Apr 22, 2013
The winters in Augusta, Maine can be brutal not only outside, but on one’s monthly heating budget as well. In February 2013, Jacob Michaud had had enough. He and his wife were burning through 200 gallons of fuel oil each month to heat their 3,500 square foot home. At current prices, this translated into a monthly heating bill of $700 or more. The thermostat was set to a modest 69 degrees, with every degree fluctuation translating into serious dollars. Jacob admits that they were hyper-aware of even opening the front door too long or warming the house another degree, in fear of what it would cost them.
Jacob grew up in a house that used traditional oil, with a supplemental wood stove. He was aware of the savings associated with burning wood, but definitely didn’t want the hassle. When several of his friends and co-workers switched to pellet stove heat, Jacob was intrigued. “I would go over to my friend’s house and see how warm and toasty they all were. I kept hearing how much people liked their pellet stoves, and what other people were spending. I did the math, and it really was a logical choice.”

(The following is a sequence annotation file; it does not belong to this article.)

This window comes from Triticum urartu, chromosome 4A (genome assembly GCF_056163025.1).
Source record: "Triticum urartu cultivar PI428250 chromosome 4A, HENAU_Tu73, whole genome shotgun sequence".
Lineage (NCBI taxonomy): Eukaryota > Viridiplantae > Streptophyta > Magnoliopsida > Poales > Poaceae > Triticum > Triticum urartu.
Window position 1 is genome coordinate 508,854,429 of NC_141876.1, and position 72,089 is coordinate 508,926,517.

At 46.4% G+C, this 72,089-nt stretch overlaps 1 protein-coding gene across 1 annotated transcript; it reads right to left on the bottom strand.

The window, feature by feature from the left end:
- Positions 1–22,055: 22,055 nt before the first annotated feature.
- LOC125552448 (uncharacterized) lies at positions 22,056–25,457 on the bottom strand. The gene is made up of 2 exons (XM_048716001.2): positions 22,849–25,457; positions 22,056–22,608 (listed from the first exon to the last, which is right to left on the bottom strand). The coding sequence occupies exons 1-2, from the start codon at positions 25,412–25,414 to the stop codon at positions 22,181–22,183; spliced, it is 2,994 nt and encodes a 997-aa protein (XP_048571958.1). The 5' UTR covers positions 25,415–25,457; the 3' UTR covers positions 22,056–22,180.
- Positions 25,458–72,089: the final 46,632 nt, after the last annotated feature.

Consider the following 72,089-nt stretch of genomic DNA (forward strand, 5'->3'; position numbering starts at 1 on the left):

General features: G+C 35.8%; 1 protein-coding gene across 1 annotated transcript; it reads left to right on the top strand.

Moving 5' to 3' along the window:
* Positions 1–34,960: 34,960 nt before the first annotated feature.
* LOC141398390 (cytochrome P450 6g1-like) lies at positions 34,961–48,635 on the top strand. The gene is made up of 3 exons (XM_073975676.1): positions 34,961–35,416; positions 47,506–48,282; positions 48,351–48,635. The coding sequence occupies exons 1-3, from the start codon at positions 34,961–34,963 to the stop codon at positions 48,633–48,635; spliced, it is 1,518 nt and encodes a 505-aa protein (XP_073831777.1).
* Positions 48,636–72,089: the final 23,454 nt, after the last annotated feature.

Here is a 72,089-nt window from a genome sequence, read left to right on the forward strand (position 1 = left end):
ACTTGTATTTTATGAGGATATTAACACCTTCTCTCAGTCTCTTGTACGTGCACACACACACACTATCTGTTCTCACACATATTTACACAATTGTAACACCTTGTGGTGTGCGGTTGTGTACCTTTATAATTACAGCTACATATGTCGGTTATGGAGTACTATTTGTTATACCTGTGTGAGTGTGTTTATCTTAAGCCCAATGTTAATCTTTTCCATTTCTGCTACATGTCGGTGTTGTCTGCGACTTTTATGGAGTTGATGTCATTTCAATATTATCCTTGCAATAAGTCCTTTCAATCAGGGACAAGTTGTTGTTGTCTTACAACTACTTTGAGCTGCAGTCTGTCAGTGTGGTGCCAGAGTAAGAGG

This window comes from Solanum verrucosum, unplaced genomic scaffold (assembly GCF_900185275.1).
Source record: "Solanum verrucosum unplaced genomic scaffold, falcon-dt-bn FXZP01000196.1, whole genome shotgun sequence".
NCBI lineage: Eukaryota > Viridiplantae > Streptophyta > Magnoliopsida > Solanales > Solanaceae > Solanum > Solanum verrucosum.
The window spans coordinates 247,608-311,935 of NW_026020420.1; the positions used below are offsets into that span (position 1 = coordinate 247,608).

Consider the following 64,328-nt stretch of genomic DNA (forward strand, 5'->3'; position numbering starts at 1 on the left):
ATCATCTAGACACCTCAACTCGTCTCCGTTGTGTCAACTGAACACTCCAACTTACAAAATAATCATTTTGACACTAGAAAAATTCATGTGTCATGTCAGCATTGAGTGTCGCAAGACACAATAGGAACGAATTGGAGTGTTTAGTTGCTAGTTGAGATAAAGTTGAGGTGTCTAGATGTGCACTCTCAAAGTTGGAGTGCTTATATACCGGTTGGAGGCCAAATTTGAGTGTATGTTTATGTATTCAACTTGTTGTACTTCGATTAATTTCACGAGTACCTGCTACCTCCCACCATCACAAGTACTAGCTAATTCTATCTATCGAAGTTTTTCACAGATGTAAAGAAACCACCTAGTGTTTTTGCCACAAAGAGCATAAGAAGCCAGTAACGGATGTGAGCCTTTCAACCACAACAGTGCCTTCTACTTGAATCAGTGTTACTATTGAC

Jacob continues, “I found a great deal on a Magnum Countryside display unit, and did my homework. I called American Energy Systems and the heating technician knew exactly what I needed to help me get the pellet stove home, installed, and pumping out heat. I can’t speak highly enough about their customer service. This company is personable, very helpful, and their follow-up is impeccable. I know there are other pellet stove manufacturers out there, but I’m certain I wouldn’t get the same level of care and concern I get from the staff at American Energy Systems.”
With this being Jacob’s first year owning and using a pellet stove, he’s experimented with several kinds of wood pellets. He’s found he prefers a quality wood pellet with a 35% soft wood content to generate the most heat in his stove. He’s considering giving corn a try, but is quite happy with the heat he’s getting now. Although he’s only had his stove a few short months, Jacob already estimates it has saved him hundreds of dollars.